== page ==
Douglas Adams was born in Cambridge in March 1952 and was educated at Brentwood School, Essex, before attending St. John's College, Cambridge, where he received a B.A. and later an M.A. in English literature. A writer for radio, television, and theater, he was the creator of all the various manifestations of The Hitchhiker's Guide to Galaxy, which started as a radio show and then became a series of novels, a TV show, an album, a computer game, and several stage adaptations. Adams died on May 11, 2001.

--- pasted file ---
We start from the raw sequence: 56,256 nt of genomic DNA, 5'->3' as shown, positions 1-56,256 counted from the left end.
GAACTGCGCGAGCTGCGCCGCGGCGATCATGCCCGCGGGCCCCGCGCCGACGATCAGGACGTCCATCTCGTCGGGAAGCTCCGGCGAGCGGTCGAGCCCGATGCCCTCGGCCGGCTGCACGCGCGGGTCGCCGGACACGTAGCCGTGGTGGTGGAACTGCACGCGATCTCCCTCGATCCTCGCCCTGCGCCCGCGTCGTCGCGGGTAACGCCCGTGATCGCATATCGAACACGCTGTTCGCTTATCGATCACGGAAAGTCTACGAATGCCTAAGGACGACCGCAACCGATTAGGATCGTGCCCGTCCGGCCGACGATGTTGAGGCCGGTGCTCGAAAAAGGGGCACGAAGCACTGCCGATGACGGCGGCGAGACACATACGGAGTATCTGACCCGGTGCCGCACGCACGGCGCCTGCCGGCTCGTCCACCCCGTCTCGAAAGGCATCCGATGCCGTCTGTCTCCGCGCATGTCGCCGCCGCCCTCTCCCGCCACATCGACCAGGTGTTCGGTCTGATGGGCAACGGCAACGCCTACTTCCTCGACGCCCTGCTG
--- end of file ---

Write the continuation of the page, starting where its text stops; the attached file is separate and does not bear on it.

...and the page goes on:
Don't panic! Here are words of praise for The Hitchhiker's Guide to the Galaxy! "It's science fiction and it's extremely funny...inspired lunacy that leaves hardly a science fiction cliche alive." Washington Post "The feckless protagonist, Arthur Dent, is reminiscent of Vonnegut heroes, and his travels afford a wild satire of present institutions." Chicago Tribune "Very simply, the book is one of the funniest SF spoofs ever written, with hyperbolic ideas folding in on themselves." School Library Journal "As parody, it's marvelous: It contains just about every science fiction cliche you can think of. As humor, it's, well, hysterical."